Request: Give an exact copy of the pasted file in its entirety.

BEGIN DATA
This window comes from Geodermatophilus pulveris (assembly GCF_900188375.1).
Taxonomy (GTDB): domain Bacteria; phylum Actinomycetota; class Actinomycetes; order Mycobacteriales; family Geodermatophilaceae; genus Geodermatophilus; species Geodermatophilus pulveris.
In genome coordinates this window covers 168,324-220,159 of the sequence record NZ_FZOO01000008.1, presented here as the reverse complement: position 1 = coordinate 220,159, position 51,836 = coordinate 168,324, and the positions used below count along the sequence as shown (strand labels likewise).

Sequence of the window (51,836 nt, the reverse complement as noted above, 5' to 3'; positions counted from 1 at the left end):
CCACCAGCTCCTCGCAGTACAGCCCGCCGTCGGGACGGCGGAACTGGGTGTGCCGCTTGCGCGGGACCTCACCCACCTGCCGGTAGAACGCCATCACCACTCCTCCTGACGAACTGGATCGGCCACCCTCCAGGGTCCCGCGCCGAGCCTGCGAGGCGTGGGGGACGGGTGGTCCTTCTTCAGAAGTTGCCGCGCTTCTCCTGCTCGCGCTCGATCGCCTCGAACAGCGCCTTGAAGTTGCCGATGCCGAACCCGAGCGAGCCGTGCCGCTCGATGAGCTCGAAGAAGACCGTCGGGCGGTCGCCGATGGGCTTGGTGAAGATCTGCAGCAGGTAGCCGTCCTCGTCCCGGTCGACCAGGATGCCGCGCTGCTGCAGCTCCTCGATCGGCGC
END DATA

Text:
This window comes from Geodermatophilus pulveris (assembly GCF_900188375.1).
Taxonomy (GTDB): domain Bacteria; phylum Actinomycetota; class Actinomycetes; order Mycobacteriales; family Geodermatophilaceae; genus Geodermatophilus; species Geodermatophilus pulveris.
In genome coordinates this window covers 168,324-220,159 of the sequence record NZ_FZOO01000008.1, presented here as the reverse complement: position 1 = coordinate 220,159, position 51,836 = coordinate 168,324, and the positions used below count along the sequence as shown (strand labels likewise).

Sequence of the window (51,836 nt, the reverse complement as noted above, 5' to 3'; positions counted from 1 at the left end):
CCACCAGCTCCTCGCAGTACAGCCCGCCGTCGGGACGGCGGAACTGGGTGTGCCGCTTGCGCGGGACCTCACCCACCTGCCGGTAGAACGCCATCACCACTCCTCCTGACGAACTGGATCGGCCACCCTCCAGGGTCCCGCGCCGAGCCTGCGAGGCGTGGGGGACGGGTGGTCCTTCTTCAGAAGTTGCCGCGCTTCTCCTGCTCGCGCTCGATCGCCTCGAACAGCGCCTTGAAGTTGCCGATGCCGAACCCGAGCGAGCCGTGCCGCTCGATGAGCTCGAAGAAGACCGTCGGGCGGTCGCCGATGGGCTTGGTGAAGATCTGCAGCAGGTAGCCGTCCTCGTCCCGGTCGACCAGGATGCCGCGCTGCTGCAGCTCCTCGATCGGCGC